This is our ‘Beginners Guide’ or ‘Dummies guide’ to the different types of gas boiler systems. Nowadays all new boiler systems are energy-efficient, so choosing the right boiler is really about what is most practical and efficient for your home and usage requirements.
Since 2010, all boilers must be A-rated for energy efficiency, (or at least 88% efficient and rated by the SEDBUK (Seasonal Efficiency of Domestic Boilers in the UK) to determine the energy efficiency of the system. This is useful in helping pick between the wide range of boiler models available and find one that is both energy efficient and suitable for your home.
Choosing the right boiler for your heating system will depend on the size of your property, the number of rooms, baths and showers. Our expert heating engineer will be able to offer you advice on the most efficient heating system and boiler for your property and usage requirements.
There are 3 main types of boiler system:
- Combination Boilers
- System Boilers
- Conventional Boilers
What is a condensing boiler?
Condensing boilers can be combi, system and conventional boiler systems – this is because it is an attribute all boilers can have which makes them very energy efficient. By condensing it means that the boiler captures much of the heat that would otherwise be lost via the flu and re-uses it, and in doing so improves its energy efficiency and saving you money on your heating bills.
Combiination / Combi boilers
- Compact and ideal for small properties
- No hot/cold water tanks
- Less pipework
Combination Boilers, often referred to as ‘combi boilers’, are the most popular type of boiler in the UK. Combination boilers are energy efficient because they heat water directly from the mains water supply as and when you turn on a tap or shower. This means that they can provide unlimited heating and hot water rather heating water and storing it, so there is no need for a hot water tank or cylinder in a cupboard or in your loft. Combi systems use mains water pressure, so they provide good water pressure without the need for a pump. They are most suited to a household where there are one or two bathrooms and where there is not a high demand for hot water to be used at the same time.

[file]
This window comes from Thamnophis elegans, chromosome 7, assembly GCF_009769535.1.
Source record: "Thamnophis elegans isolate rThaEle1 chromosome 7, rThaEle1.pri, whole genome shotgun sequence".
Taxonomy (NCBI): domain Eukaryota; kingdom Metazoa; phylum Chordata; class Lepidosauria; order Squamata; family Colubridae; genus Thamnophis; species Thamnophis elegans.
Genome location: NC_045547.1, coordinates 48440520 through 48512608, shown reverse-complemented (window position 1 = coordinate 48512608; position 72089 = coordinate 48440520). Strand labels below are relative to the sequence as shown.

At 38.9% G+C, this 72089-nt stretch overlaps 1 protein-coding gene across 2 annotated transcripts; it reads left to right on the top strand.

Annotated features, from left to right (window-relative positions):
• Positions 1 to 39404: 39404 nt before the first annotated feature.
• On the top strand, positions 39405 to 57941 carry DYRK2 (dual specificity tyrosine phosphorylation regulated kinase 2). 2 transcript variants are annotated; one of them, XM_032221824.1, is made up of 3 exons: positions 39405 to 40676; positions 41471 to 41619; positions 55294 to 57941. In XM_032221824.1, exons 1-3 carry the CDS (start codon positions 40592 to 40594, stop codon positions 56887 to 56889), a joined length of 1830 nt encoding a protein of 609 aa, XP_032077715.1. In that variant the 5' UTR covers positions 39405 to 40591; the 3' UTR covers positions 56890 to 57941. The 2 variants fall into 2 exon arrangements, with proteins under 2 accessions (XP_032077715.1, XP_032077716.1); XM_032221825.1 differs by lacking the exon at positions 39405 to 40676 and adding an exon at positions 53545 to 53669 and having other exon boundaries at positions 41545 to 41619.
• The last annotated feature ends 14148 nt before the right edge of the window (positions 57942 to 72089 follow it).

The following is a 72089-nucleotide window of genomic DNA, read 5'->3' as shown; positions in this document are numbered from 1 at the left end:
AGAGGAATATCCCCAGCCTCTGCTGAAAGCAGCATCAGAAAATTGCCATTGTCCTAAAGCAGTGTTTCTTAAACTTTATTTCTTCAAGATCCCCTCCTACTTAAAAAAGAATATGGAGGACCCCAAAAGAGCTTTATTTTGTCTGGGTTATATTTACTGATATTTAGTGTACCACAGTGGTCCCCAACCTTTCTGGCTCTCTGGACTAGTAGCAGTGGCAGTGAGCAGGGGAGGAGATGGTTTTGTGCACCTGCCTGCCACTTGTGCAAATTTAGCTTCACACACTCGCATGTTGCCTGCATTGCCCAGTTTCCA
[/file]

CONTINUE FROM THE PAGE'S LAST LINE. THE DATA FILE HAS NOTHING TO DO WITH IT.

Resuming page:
- Ideal for Homes with 1+ bathrooms
- Constant Hot Water
- No Tank + built in components
System boilers, also known as a ‘sealed system’, require a cylinder for storing hot water, which is usually placed in an airing cupboard or the loft. The main heating components are in the boiler so there is no need for a water tank in the loft. These boilers are often used in homes with loft conversions and are suitable for properties where you need to run hot water for multiple uses around the home at the same time. Although they do not provide instant hot water and they can run out of water, meaning you will have to wait for it to reheat.
- Multiple Hot water usage
- Ideal for 2+ bathrooms
- Suitable for Low Water Pressure
Conventional boilers, sometimes known as ‘heat only’ ‘regular boilers’ or ‘open vent’ systems are usually installed with a hot water cylinder in an airing cupboard fed by a cold water tank in the loft. These types of boilers provide stored hot water and are suitable for properties where you need to run hot water from multiple taps or showers at the same time. These systems are often used in properties with more than one bathroom and where a lot water needs to be used at the same time. They are suitable for low water pressure or with old heating systems, where the higher water pressure provided by combi or system boilers may be too much.
How to choose the right boiler for your home?
We offer free professional advice
There are also a huge variety of boiler manufacturers offering a range of models to choose from. In order to choose the right boiler for your home there are many factors to consider in terms of the type of boiler and performance requirements, before you can consider specific models that may be most suitable.
It is of course important to consider both the existing central heating system, your usage requirements, as well as any improvements that you may wish to make to your hot water and heating system, such as smart heating controls as you will need to make sure the new boiler needs to be compatible with those too.
As part of planning a replacement boiler or central heating installation our heating engineers will first assess the household before making any recommendations on boiler type and models to suit your requirements.